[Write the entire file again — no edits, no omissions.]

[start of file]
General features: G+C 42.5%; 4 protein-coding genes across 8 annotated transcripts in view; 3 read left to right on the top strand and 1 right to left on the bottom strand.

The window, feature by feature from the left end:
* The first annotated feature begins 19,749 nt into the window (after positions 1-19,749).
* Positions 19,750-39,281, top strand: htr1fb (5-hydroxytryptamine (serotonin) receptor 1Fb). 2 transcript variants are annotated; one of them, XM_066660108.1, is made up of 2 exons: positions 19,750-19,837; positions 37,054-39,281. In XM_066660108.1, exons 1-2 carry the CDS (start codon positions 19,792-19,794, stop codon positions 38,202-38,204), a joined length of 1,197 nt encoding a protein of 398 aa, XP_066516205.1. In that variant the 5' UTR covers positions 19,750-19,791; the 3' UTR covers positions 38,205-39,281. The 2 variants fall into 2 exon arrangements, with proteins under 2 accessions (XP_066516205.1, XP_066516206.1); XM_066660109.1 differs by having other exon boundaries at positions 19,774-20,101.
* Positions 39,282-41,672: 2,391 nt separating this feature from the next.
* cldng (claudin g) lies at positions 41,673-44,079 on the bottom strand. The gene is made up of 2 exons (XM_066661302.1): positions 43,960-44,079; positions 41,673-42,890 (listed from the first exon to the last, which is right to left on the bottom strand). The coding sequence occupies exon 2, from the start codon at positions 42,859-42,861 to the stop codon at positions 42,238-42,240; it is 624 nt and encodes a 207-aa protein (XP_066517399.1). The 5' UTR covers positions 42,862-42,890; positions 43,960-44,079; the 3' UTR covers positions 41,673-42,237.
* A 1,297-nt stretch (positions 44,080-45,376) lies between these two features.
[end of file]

General features: G+C 42.5%; 4 protein-coding genes across 8 annotated transcripts in view; 3 read left to right on the top strand and 1 right to left on the bottom strand.

The window, feature by feature from the left end:
* The first annotated feature begins 19,749 nt into the window (after positions 1-19,749).
* Positions 19,750-39,281, top strand: htr1fb (5-hydroxytryptamine (serotonin) receptor 1Fb). 2 transcript variants are annotated; one of them, XM_066660108.1, is made up of 2 exons: positions 19,750-19,837; positions 37,054-39,281. In XM_066660108.1, exons 1-2 carry the CDS (start codon positions 19,792-19,794, stop codon positions 38,202-38,204), a joined length of 1,197 nt encoding a protein of 398 aa, XP_066516205.1. In that variant the 5' UTR covers positions 19,750-19,791; the 3' UTR covers positions 38,205-39,281. The 2 variants fall into 2 exon arrangements, with proteins under 2 accessions (XP_066516205.1, XP_066516206.1); XM_066660109.1 differs by having other exon boundaries at positions 19,774-20,101.
* Positions 39,282-41,672: 2,391 nt separating this feature from the next.
* cldng (claudin g) lies at positions 41,673-44,079 on the bottom strand. The gene is made up of 2 exons (XM_066661302.1): positions 43,960-44,079; positions 41,673-42,890 (listed from the first exon to the last, which is right to left on the bottom strand). The coding sequence occupies exon 2, from the start codon at positions 42,859-42,861 to the stop codon at positions 42,238-42,240; it is 624 nt and encodes a 207-aa protein (XP_066517399.1). The 5' UTR covers positions 42,862-42,890; positions 43,960-44,079; the 3' UTR covers positions 41,673-42,237.
* A 1,297-nt stretch (positions 44,080-45,376) lies between these two features.